This would be one of those lulls of sorts in the White Sox news cycle. So much so that I don’t even have anything to add to that thought. It’s a lull. Luuuullllllllllllllllllllllllllllllllllllllllllllllz.
Waiting for trades has offered a lot of time to ponder just what kind of pie-in-the-sky type scenario with the current roster would actually produce a division-winning season. I couldn’t determine whether to handle such a measure with a serious statistical breakdown, or with the jest that the question deserves. The former pursuit lost momentum when I realized that the WAR calculator I downloaded was quite clearly broken. I’m no wiz with this stuff, but 60 innings of relief from Matt Thornton at a 3.40 ERA doesn’t seem like it deserves a -3.2 WAR.
As for handling it in jest, I didn’t get much farther than this one fake player profile:
Adam Dunn shows up to camp garishly thin, possibly under 200 lbs, citing an off-season program of “jogging all the f****** time, just like all you people said I should”. From the earliest moments of camp, a drastic change in his plate approach is visible too. Gone are the titanic whiffs that marked his career, and newly arrived is an all-contact approach that sprays flares and grounders around the infield. Dunn even flashes the footspeed that saw him steal 19 bases in his second season, and eventually forces Dayan Viciedo to DH so that he can man right field. Dunn’s remarkable reformation earns him the 2nd All-Star bid of his career, even though statheads argue that his .317/.343/.429 line isn’t particularly remarkable for a corner outfielder. Taking over the leadoff spot allows Dunn to earn his first 200-hit season, alongside numerous other meaningless counting stat benchmarks. In the deciding final game of the division series against the Angels, Dunn goes 3-4 with three singles and a stolen base, but is stranded on every occasion, as the Sox are eliminated 1-0.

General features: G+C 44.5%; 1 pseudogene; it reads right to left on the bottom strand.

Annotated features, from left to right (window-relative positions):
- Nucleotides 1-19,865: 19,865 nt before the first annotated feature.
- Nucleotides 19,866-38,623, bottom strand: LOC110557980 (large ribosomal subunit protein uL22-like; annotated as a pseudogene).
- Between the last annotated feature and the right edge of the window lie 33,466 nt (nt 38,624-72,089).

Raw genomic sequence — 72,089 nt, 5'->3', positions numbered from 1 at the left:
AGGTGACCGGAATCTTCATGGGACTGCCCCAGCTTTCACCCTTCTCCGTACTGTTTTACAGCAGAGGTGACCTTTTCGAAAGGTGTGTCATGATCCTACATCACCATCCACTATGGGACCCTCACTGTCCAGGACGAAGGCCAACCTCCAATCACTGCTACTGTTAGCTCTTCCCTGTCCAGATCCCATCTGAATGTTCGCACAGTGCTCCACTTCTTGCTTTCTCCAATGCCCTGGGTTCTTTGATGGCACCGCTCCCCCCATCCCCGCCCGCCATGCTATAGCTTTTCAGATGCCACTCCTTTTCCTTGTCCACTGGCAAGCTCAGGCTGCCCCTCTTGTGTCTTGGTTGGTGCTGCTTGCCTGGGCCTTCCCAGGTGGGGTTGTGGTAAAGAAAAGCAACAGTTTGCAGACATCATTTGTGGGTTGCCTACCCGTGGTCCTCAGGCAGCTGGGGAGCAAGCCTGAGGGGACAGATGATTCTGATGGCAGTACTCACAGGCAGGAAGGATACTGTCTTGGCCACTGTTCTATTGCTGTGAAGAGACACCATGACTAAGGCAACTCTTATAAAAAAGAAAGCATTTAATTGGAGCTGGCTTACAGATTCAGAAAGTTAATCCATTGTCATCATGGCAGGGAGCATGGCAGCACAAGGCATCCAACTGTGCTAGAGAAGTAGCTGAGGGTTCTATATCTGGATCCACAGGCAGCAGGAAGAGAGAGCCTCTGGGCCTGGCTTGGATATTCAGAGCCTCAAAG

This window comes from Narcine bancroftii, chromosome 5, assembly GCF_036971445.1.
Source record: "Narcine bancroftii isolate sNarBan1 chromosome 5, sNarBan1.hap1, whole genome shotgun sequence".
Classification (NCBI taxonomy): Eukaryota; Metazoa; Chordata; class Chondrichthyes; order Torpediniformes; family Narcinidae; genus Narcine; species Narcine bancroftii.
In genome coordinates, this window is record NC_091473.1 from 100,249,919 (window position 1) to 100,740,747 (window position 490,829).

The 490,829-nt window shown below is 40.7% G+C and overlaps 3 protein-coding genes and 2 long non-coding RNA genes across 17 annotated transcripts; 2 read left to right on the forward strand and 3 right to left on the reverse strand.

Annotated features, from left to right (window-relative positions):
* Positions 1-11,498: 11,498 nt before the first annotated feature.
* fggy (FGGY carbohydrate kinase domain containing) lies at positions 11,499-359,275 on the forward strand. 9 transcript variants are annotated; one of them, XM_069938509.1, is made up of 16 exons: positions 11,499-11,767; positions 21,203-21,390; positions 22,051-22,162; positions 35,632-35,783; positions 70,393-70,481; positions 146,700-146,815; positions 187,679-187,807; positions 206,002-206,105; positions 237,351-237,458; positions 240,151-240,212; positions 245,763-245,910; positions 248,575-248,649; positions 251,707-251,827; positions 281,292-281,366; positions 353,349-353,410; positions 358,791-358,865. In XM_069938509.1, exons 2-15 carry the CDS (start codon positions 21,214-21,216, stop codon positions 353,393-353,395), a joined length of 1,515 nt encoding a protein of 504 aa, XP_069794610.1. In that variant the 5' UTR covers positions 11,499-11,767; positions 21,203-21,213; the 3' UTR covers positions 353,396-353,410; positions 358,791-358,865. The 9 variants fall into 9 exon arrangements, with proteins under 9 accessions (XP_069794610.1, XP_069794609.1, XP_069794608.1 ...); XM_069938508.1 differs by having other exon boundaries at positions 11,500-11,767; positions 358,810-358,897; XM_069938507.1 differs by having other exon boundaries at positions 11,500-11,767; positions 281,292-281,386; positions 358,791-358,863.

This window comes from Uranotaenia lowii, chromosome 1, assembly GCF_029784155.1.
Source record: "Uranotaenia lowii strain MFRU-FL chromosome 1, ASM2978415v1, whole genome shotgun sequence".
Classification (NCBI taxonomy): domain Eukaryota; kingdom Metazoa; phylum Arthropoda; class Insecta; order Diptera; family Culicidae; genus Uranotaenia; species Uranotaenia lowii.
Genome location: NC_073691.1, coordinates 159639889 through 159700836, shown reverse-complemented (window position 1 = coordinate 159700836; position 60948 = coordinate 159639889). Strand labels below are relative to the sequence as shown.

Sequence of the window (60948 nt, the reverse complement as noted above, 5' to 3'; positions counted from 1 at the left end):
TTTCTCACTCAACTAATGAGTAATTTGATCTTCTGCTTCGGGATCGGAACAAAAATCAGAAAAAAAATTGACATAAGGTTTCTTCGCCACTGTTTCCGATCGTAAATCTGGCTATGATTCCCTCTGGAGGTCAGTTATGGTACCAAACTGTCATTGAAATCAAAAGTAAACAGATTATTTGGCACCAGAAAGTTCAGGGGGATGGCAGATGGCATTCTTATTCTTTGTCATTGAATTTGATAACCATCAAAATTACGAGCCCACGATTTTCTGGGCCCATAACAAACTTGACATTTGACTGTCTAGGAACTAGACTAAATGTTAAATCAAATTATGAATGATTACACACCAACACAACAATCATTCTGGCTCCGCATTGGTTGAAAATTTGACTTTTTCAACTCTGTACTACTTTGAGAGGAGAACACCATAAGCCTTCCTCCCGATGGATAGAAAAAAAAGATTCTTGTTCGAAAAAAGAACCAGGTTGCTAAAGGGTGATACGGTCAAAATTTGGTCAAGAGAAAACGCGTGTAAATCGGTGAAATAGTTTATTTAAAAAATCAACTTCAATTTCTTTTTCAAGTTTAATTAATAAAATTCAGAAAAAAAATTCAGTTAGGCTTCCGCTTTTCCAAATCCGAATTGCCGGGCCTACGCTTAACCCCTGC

“I hope you’re happy, motherf******,” Dunn grunts while walking out of the clubhouse for the final time.
According to Jon Paul Morosi–one of the few guys who is allowed to blow through a bunch of rumors on Twitter without derision–this week is supposed to bring about some more trade activity as GMs try to wrap up their major roster moves before Christmas. Good on GMs for recognizing the existence of popular social occasions while in the thick of their work. I tend to lose track of time tweaking my roster on MLB 2K11, so I can only imagine it’s harder for them.